After testing more than 200 rice products, Consumer Reports purportedly found levels of total arsenic, both organic and inorganic, far in excess of the federal limit of 10 parts per billion (ppb) for arsenic in drinking water. Among the products tested were baby cereals, crackers, milk, pasta, flour, and an array of brown, white and basmati rice. One infant cereal product apparently contained up to 329 ppb of arsenic. Consumer Reports recommended that consumers cook their rice in twice the amount of water, 6 cups to 1 cup of rice, eat a varied diet and experiment with other grains that are less prone to absorbing arsenic from soil and water as they grow.

Its investigation included a data analysis by researchers experienced in National Health and Nutrition Examination Survey (NHANES) analyses. They found that of 3,633 rice consumers who participated in NHANES, those consuming one rice food item before their urine was tested had total urinary arsenic levels 44 percent greater than those who had not. The participants who consumed two or more rice products had arsenic levels 70 percent higher than those who had not eaten any rice. The researchers concluded that “rice is an important source of arsenic exposure for the U.S. population.” Consumer Reports has called for a federal standard limiting the amount of rice in food and for industry to develop types of rice that take up less arsenic from water and soil.

The Food and Drug Administration (FDA) issued a statement indicating that it, too, has been testing rice products and will complete its data collection by the end of 2012. To date, its results have apparently been consistent with the data that Consumer Reports published. FDA Commissioner Margaret Hamburg said, “We understand that consumers are concerned about this matter. That’s why the FDA has prioritized analyzing arsenic levels in rice. Our advice right now is that consumers should continue to eat a balanced diet that includes a wide variety of grains—not only for good nutrition but also to minimize any potential consequences from consuming any one particular food.”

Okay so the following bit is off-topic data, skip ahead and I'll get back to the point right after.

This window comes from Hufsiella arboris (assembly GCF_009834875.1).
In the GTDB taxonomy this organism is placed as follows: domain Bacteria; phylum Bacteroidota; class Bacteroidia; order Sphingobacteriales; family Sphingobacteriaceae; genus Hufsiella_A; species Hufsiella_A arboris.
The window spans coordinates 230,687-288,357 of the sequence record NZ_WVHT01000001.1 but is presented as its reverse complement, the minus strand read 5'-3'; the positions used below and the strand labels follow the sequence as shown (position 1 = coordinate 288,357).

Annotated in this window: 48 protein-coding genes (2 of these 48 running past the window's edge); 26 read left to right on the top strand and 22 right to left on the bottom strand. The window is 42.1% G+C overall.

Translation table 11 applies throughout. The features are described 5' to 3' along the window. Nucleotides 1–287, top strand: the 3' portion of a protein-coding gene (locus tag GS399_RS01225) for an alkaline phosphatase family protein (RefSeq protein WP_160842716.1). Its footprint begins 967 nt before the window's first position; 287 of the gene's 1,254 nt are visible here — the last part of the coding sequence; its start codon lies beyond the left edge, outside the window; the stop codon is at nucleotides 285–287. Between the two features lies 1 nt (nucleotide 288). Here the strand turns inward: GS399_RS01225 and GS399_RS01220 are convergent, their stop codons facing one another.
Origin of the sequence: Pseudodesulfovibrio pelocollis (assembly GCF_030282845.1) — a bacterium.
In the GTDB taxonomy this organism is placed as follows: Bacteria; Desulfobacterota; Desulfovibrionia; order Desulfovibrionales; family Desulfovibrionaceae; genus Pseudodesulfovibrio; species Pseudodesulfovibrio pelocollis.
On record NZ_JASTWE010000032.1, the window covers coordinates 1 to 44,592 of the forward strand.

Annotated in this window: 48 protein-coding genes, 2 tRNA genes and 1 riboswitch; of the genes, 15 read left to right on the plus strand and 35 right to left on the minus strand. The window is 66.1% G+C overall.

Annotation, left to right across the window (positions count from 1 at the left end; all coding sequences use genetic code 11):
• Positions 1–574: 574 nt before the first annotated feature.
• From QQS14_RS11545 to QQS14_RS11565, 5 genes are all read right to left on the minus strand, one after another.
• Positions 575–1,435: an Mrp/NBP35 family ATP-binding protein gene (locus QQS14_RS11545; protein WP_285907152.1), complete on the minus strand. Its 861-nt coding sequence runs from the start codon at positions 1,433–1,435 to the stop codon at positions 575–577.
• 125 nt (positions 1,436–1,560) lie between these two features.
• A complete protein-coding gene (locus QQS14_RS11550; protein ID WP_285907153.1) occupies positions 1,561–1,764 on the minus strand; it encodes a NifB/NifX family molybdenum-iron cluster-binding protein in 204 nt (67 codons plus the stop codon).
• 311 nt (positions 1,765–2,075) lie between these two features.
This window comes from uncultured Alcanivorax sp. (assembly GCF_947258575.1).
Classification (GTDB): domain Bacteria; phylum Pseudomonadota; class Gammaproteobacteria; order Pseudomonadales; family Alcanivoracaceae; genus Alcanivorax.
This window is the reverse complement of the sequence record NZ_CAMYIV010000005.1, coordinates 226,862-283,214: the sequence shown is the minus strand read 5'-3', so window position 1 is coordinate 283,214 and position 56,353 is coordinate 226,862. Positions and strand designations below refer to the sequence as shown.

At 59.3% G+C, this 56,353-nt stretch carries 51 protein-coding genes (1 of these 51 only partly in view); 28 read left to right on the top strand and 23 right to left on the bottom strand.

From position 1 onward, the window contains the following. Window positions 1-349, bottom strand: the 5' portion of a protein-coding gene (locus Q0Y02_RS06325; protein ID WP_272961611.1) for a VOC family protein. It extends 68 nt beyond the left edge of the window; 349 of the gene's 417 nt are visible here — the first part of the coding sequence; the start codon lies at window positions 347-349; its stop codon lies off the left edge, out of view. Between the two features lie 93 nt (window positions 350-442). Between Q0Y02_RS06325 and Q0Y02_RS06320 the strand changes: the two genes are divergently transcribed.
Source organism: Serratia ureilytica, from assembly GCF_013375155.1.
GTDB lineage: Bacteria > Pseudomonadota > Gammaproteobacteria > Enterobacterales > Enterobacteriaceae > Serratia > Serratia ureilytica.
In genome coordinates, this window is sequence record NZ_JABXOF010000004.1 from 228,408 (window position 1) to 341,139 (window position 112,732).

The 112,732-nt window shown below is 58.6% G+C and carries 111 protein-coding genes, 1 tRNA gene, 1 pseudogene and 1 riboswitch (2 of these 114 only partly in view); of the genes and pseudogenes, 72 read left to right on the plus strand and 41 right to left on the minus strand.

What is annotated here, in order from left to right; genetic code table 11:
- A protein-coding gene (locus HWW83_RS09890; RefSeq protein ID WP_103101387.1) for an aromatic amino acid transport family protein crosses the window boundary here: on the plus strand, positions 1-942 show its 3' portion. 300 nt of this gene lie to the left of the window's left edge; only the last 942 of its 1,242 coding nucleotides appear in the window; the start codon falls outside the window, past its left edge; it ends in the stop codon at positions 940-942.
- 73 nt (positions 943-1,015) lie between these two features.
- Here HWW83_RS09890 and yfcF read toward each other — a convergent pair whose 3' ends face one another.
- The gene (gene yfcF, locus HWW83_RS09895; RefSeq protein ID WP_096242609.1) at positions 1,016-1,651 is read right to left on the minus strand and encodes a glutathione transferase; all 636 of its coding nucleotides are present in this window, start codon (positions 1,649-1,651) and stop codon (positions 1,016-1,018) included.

Representative Frank Pallone Jr. (D-N.J.) expressed his concern about the Consumer Reports findings and agreed that “there should be a federal arsenic standard for these products like there is for bottled water.” He was pleased the FDA is collecting and analyzing data about arsenic in food, but noted that it has “yet to issue recommendations on consumer consumption.”

An industry trade association criticized the Consumer Reports article on the results of its investigation, saying that it was “incomplete and inaccurate on many levels: it employs an ‘arsenic content standard’ that simply doesn’t exist in federal law. It cites federal health data to allege health risk from arsenic ingestion when that data is (sic) based on arsenic excreted from, rather than absorbed by, the body. It offers consumption advice without addressing all of the relevant public health issues that must be taken into account.” The USA Rice Federation also emphasized that “the Food and Drug Administration is not recommending that consumers change their diet based on this article. We agree with FDA that any limits set for arsenic in rice products should be the result of a carefully conducted risk-assessment.” While some scientists have warned against complacency, citing studies linking arsenic consumption to lung and bladder cancer, as well as other diseases, the federation contends, “There is no documented evidence of actual adverse health effects from exposure to arsenic in foods made from U.S.-grown rice.” See FDA News Release, September 19, 2012; Delta Farm Press, September 20, 2012.